Are we going to allow the markets to decide everything?
I CAN’T tell whether last week was a good one or a bad one for rural Ireland. On the face of it, it’s been bad.
First Eir pulled out of the tendering process for the roll-out of broadband to rural areas, leaving one bidder in the chase.
Then we read that the last of the railway lines weaving their way through the less connected corners of the country could go the way of the Limerick to Tralee line, the West Clare Railway, the Galway to Clifden line, the Westport to Achill connection and all the rail services in Donegal.
To top it all off, we had the publication of the draft National Planning Framework: Ireland 2040 Our Plan, a major national document that seems to believe that rural Ireland will be saved by urbanisation.
The withdrawal by Eir is a shame and has not only undermined the tendering process for rural broadband — it has potentially removed the best player from the pitch.
I couldn’t believe my ears listening to Minister for Communications, Climate Action and Environment, Denis Naughten, on the radio telling us how lucky we are to have only one bidder left at the auction; the only person ever to relish that kind of a prospect was the farmer going to the fair who couldn’t wait to rid himself of his stock, handle the cash and perch himself on the nearest high stool.
In recent months I’ve had occasion to deal with Eir. I had a new landline installed and soon after got fibre optic broadband thanks to Open Eir. The broadband is a dream; I have as good a service as anyone in the country.
There were some teething problems at the beginning, which would have been impossible to manage were it not for local human beings who work with Eir and were able to sort things out.
This was the secret and it always has been the secret of good public service.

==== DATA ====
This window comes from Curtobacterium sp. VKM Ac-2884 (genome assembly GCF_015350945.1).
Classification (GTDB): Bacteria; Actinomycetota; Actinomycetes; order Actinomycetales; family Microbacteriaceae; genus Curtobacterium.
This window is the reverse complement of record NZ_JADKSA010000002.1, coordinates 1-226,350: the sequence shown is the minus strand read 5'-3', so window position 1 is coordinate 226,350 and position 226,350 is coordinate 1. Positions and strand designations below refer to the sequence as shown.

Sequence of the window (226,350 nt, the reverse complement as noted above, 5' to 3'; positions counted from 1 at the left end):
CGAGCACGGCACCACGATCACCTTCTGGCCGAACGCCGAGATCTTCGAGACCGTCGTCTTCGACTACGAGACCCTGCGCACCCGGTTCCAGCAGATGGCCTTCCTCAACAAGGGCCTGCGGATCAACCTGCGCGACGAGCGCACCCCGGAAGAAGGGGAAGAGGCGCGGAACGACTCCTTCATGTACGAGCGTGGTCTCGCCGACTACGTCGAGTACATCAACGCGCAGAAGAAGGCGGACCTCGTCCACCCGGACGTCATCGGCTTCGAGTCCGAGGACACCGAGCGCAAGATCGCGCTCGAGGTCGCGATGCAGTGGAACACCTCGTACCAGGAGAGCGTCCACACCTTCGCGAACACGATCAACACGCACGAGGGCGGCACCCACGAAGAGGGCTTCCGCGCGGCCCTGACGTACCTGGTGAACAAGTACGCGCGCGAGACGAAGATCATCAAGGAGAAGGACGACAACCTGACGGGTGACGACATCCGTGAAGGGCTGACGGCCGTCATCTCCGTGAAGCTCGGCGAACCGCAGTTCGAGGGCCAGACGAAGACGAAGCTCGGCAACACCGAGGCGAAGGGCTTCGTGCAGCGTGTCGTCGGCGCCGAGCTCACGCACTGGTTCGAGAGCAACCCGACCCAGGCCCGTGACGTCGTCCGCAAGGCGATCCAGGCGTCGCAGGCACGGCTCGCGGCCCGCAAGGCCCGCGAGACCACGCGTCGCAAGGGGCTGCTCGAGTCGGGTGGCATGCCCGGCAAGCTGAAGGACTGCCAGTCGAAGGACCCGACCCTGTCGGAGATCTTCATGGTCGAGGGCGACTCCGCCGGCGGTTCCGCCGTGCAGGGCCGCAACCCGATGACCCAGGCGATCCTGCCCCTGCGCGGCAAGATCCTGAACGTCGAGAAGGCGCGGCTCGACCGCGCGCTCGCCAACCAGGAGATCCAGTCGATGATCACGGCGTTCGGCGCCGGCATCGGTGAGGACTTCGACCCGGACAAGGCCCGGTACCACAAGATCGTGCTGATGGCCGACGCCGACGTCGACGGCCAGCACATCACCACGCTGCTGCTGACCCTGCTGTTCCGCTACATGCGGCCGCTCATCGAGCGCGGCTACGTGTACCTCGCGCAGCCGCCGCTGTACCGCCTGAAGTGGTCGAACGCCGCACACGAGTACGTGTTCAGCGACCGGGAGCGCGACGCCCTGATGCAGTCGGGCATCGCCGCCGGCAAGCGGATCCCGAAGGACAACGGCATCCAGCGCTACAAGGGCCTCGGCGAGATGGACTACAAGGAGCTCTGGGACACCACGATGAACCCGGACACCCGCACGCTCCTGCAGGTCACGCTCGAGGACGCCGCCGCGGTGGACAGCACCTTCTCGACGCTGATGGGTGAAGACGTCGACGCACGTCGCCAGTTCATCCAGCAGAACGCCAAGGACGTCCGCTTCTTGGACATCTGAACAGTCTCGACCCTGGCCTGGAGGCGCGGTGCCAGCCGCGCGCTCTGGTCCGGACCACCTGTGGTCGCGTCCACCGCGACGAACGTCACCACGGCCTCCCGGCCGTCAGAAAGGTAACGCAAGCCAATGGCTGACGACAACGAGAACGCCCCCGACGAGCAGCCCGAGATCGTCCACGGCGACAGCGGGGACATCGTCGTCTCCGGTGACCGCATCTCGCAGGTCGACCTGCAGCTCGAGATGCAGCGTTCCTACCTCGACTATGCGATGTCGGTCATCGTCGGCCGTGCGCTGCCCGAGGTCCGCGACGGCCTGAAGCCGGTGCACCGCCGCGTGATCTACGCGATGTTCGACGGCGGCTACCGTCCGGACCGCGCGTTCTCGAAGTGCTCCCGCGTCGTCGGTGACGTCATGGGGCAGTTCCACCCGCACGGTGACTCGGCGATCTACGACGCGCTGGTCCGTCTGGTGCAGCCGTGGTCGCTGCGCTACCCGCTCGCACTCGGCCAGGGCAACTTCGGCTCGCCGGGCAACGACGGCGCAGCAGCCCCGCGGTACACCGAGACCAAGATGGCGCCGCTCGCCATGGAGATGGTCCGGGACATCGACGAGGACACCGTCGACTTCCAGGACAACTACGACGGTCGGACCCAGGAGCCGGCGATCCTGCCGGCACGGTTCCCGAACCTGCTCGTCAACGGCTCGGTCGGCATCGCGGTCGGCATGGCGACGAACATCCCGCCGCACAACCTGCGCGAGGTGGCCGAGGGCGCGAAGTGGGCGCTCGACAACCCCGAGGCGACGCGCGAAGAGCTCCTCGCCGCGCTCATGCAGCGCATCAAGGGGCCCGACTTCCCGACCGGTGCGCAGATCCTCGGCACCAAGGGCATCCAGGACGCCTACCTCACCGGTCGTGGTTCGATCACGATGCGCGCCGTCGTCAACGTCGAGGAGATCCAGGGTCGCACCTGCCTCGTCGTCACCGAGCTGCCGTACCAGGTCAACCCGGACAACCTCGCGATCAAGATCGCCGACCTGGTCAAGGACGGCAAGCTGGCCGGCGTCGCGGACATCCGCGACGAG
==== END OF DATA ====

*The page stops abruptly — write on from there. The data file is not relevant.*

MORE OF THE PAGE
Even though cutbacks have followed since Eir was privatised by Mary O’Rourke and Bertie, there is still a strong residue of public service in its staff, but that too is being drained by cutbacks and siphoning.
Eir’s predecessor Eircom was fattened for sale before it was gonged by O’Rourke as she tolled the bell of its demise announcing it’s flotation on the New York Stock Exchange in 1999. Those with shares will remember well how the dingy sank like a stone soon afterwards. It has been a sad tale of plunder and resale since.
Our rail service would also be in the hands of skull and bones privateers were it not so impossible to fatten it for sale. In these days, as we seek to free ourselves of the tyranny of private motor vehicles and their ruinous impact on the planet, the railways could have been a veritable life-saver.
Even if the infrastructure had been left in place, we could be in a much better position to address our transport needs and our emissions targets in tandem. It is instructive to view contrasting maps of the railway system of Ireland as it was in 1920 and as it is today.
Produced in a joint paper published by IBEC and its Northern counterpart CBI in 2016, the maps show how the railway service reached every corner of the country in the early 20th century and that now the opposite is the case with the north west being particularly badly served. And just when we thought things couldn’t get worse it appeared like the service could be further downgraded.
Meanwhile, we are facing the prospects of massive fines for exceeding our emissions targets and the world is scrambling to find an alternative to fossil fuel cars.
Last week also saw the publication of the draft National Planning Framework: Ireland 2040 Our Plan. I read it with an open mind until I came to the following paragraph: “Practical experience and research shows that in an economy and society such as Ireland’s, simultaneously fostering economic growth on the one hand and spreading it out smoothly or evenly across a country, is neither realistic nor practical. Nor can large numbers of people be directed to selected locations.”
The only image that comes to mind is Neville Chamberlain waving his white note on his return from Munich.
I continued to read but almost lost the will to live as I waded through a treacle of meaningless verbiage such as:
“However, it is possible to facilitate more inclusive and integrated growth more broadly, throughout Ireland, that would have the